Thursday, April 14, 2011

Brasilia, the City on the Edge of Forever

I lived a good part of my life in Brasilia, Brazil's capital. The city was created from scratch by government decree. Historically speaking, cultural trends reach their apex in Brazil with a substantial lag relative to central nations, and the construction of Brasilia was no exception. Its planners, designers and architects came to symbolize the last breath of modernism in architecture, so the city was unlucky to have been heavily influenced by an architectural school whose failures were at that point becoming evident, and also by communist ideology and a religious-like faith in central planning.

There's no need to say that the results were negative. Brasilia is known for being unfriendly to its dwellers. Some have called it "the soulless city," others have called it the "fantasy island." It's also called the "monumental city," many times pejoratively ("people don't enjoy living and working inside monuments" is a commonly heard complaint in Brasilia). I personally find Brasilia's monuments to vary in appearance from plain ugly to nightmarish.

As time goes, the city looks to me more and more like the ideal location for a postwar fascistic dystopia. Economist Marcos Bittencourt for example recently wrote a very good article (in Portuguese) that explains the many failures of Brasilia as a livable city. It's a personal judgment naturally, but I've been to only one city that is uglier and less urban friendly than Brasilia, and this city is São Paulo - and I've been to many places. Economist Tyler Cowen has been recently to Brasilia and summarized well how it looks like to an outsider:
Could this be the strangest city I have visited? ... It resembles an old science fiction movie and yes I like old science fiction movies.
Cowen hits the bull's-eye: Brasilia looks and feels exactly like a sixties sci-fi z-movie, and ages as badly as sci-fi z-movies from the sixties do. In reality, I've always wondered why is it that very few people have realized that one of the most well-known backdrop drawings in the Star Trek explicitly paid homage to Brasilia. Compare the two pictures below:

The first picture shows the Tantalus Penal Colony in the Star Trek episode "Dagger of the Mind" while the second picture shows the Palacio da Alvorada, the residence of the President of Brazil. The similarities between the two buildings are clearly not coincidental, and, some may suggest, tongue in cheek, prophetical...

It's unfortunate that Brasilia had to be built at the wrong time and place (unremarkable nature, geographically isolated, extremely dry weather). Had it been built during any other couple of decades, and at a more livable location, it would probably be a glorious city. So be it: at least, Brasilia will become the ultimate monument to an age of questionable aesthetic preferences, misguided "humanism," and failed ideologies: the city on the edge of forever.
PS: Cowen made it clear that he thinks that "Brasilia works reasonably well." Relative to other cities in Brazil, this may indeed be true, but it clearly comes at a high cost to the average Brazilian taxpayer.

The Angry Left

James Lindgren article on political views, anger and altruism in the US presents results that match my own personal observations (HT Marginal Revolution's Cowen):
Compared to anti-redistributionists, strong redistributionists have about two to three times higher odds of reporting that in the prior seven days they were angry, mad at someone, outraged, sad, lonely, and had trouble shaking the blues. Similarly, anti-redistributionists had about two to four times higher odds of reporting being happy or at ease. Not only do redistributionists report more anger, but they report that their anger lasts longer. When asked about the last time they were angry, strong redistributionists were more than twice as likely as strong opponents of leveling to admit that they responded to their anger by plotting revenge. Last, both redistributionists and anti-capitalists expressed lower overall happiness, less happy marriages, and lower satisfaction with their financial situations and with their jobs or housework. ...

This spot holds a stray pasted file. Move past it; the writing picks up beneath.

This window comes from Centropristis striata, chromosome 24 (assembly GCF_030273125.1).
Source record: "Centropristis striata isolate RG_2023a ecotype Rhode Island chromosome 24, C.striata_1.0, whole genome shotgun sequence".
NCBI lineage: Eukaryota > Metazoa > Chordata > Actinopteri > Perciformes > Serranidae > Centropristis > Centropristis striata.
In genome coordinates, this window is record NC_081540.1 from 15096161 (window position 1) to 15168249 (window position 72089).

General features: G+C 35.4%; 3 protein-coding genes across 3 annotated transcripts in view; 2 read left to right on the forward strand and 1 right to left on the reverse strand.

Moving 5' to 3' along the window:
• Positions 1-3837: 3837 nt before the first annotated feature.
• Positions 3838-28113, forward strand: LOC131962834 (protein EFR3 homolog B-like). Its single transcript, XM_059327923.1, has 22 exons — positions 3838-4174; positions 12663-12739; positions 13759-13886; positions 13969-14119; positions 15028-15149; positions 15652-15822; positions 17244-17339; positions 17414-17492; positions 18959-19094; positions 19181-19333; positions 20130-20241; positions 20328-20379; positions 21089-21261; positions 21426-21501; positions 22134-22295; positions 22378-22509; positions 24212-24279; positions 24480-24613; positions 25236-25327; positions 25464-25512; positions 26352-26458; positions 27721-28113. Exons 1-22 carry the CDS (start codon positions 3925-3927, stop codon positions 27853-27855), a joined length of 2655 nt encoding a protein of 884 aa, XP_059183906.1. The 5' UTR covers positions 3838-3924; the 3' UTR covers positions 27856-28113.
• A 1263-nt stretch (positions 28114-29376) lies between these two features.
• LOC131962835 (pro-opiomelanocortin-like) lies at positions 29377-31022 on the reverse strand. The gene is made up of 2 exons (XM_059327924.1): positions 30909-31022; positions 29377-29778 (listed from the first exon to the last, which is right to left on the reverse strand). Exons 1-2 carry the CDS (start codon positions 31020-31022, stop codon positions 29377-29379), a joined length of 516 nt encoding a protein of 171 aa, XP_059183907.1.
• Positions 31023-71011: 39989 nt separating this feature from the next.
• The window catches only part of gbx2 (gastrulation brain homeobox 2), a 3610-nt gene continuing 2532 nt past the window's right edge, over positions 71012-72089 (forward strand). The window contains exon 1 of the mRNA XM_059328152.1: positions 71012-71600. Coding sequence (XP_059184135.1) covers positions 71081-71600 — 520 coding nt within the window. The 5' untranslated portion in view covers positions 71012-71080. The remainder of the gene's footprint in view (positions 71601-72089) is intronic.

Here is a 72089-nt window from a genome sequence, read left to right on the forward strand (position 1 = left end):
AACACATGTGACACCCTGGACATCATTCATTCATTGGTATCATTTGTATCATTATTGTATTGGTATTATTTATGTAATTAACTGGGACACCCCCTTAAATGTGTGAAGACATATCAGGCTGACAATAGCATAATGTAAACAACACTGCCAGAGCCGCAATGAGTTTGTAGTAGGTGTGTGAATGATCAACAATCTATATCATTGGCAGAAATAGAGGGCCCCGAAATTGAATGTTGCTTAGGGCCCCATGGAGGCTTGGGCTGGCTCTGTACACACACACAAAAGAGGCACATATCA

Those who support capitalism and oppose greater income redistribution tend to be better educated, to have higher family incomes, to be less traditionally racist, and to be less intolerant of unpopular groups. Those who oppose greater redistribution also tend to be more generous in donating to charities and more likely to engage in some other altruistic behavior. The academic assumption that anti-capitalism and opposition to income redistribution reflect an orientation toward social dominance seems unwarranted.

Friday, April 8, 2011

The Oddly Libertarian Conclusion of HBO's "Big Love"

It was interesting to watch the conclusion of HBO series "Big Love," as the writers decided to follow a surprisingly libertarian (instead of moralist) path.

On one hand, they chose to make it very clear that the three wives of Bill Henrickson were in the relationship due to their own will and free choice. This statement was made very clear during the last few episodes, when every party in the relationship had the opportunity to leave the multiple marriage, very good reasons to do it, and yet decided to recommit to it because they conscientiously believed that they were better off in it. Even the "cult" motif was discarded once Margene Heffman chose to abandon the "real cult" she got involved with.

Tragedy and redemption, even if overused as a narrative solution, always makes for good storytelling as long as the outcome remains hard to predict, as it was the case with their wrap up choice. What I found interesting however is that the tragedy itself is in line with some of the theories that try to explain why societies have traditionally decided to ban plural marriages, in this case, competition exclusion and the maintenance of social peace. The same argument may also explain why serial marriage arrangements haven't faced similar oposition in open societies.